Intel hit as consumers flock to lower-cost laptops, datacenter chips

Revenue dropped 4% to $18.3 billion after it enjoyed strong sales in the first half of the year

Chip giant Intel Corp. INTC 0.75% raised its full-year outlook even as earnings suffered as consumers gravitated to cheaper laptops and demand for datacenters softened.

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The company on Thursday said revenue dropped 4% to $18.3 billion after it enjoyed strong sales in the first half of the year. The company’s bottom line also suffered, with earnings per share falling to $1.02 in the period from $1.35 a year earlier and falling short of Wall Street’s expectation.

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Intel’s shares fell more than 10% in after-hours trading.

The company’s growth has been principally in areas where prices are lower, denting profitability, Intel Chief Financial Officer George Davis said. “We saw much stronger PC demand in the consumer and education side, which tends to be the more entry-level for PC notebooks,” he said.

Sales for the massive datacenters that companies, governments and cloud-computing operators use fell 7% to $5.9 billion, the company said, falling short of what analysts surveyed by FactSet forecast. Revenue for the personal-computer focused business rose 1% to $9.8 billion. The company’s memory division, most of which it agreed this week to sell to South Korea’s SK Hynix Inc. for $9 billion, also reported lower sales.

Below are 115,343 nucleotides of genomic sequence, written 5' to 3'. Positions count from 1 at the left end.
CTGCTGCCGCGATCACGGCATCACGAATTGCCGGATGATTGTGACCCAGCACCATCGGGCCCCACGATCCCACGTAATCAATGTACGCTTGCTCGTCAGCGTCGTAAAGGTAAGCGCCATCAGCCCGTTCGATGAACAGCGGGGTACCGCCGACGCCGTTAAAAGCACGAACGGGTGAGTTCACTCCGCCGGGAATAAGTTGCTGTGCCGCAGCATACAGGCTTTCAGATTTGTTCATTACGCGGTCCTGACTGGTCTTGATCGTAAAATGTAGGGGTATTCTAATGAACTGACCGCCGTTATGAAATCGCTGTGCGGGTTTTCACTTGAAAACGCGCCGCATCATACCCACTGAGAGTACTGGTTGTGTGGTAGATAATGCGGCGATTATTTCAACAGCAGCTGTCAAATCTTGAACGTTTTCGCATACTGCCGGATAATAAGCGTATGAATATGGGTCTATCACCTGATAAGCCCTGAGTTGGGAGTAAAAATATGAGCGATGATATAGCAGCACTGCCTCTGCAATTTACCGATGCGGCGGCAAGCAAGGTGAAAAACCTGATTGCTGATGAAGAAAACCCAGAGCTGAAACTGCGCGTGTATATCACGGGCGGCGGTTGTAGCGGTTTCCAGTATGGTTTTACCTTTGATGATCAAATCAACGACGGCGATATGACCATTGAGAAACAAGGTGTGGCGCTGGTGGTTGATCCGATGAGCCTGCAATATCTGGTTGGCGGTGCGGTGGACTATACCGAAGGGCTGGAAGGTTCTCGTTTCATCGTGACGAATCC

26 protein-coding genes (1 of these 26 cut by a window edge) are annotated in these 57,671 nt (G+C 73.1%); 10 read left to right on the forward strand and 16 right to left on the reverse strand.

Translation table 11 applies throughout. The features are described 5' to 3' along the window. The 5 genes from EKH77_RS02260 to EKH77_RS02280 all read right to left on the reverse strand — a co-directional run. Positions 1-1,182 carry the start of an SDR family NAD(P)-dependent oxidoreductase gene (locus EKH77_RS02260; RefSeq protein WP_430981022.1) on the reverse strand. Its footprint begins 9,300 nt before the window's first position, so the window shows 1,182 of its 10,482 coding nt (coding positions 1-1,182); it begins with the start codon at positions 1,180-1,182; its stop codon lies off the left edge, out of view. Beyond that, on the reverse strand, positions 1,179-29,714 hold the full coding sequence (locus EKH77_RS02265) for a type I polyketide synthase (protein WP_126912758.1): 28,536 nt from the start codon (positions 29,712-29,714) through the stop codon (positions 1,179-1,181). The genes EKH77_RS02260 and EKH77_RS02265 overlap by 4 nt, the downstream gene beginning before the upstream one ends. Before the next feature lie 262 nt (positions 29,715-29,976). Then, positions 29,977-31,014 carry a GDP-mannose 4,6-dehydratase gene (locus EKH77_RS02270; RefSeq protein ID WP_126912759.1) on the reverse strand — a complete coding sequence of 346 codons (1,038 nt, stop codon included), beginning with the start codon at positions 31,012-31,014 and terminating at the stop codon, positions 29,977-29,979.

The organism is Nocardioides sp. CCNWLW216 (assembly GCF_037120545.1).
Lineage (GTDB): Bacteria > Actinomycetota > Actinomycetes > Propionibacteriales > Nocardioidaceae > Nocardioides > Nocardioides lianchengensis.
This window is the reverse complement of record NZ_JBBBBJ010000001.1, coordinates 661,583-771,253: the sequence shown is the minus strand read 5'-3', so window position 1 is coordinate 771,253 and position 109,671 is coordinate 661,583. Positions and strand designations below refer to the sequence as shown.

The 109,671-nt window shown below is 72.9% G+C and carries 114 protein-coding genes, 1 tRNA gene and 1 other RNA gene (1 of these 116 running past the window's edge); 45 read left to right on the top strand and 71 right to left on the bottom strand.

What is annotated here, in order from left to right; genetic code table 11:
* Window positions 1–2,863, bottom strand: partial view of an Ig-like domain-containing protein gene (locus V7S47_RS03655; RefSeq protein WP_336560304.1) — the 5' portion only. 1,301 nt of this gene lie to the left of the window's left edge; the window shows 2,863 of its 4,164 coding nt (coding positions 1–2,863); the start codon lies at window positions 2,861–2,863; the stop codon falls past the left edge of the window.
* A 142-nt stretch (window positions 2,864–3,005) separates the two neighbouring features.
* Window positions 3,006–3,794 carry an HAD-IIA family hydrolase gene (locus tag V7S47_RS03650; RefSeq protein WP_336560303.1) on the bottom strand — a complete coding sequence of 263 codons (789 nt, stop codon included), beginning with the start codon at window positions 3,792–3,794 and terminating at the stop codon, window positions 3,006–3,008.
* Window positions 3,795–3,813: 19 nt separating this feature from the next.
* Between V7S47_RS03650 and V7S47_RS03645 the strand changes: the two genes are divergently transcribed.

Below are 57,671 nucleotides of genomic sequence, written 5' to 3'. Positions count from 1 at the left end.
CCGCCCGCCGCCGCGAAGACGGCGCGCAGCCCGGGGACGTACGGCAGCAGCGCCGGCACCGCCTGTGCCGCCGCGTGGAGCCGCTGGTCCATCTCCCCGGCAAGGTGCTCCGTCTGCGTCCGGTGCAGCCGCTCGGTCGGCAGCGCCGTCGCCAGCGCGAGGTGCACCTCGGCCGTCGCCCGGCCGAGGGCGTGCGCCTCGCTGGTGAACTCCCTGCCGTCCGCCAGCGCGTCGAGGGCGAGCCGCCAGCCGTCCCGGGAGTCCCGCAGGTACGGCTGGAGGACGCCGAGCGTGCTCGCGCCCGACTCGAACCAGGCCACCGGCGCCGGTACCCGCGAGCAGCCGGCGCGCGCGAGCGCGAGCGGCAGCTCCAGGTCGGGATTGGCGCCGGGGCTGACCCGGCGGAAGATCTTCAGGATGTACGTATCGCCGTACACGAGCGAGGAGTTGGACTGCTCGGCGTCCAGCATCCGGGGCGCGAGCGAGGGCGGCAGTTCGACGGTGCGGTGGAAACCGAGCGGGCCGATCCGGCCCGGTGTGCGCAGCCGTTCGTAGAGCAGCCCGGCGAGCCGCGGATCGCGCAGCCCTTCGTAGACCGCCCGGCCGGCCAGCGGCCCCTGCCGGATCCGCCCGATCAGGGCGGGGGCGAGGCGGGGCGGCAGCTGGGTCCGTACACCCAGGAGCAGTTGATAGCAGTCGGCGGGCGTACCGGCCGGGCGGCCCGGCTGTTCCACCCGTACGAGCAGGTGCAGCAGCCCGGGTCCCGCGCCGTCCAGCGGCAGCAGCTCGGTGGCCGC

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Although the results missed Wall Street’s bottom-line forecast of per-share earnings of $1.04, they beat the top-line projection. Analysts projected sales of around $18.24 billion.

The company raised its full-year guidance, predicting its top line would increase 5% this year and reach $75.3 billion, a record. Intel now projects $4.55 in earnings per share for the year. It previously forecast $75 billion in sales and $4.53 in earnings per share.

“We’re forecasting growth and another record year, even as we manage through massive demand shifts and economic uncertainty,” Chief Executive Bob Swan said in a statement.

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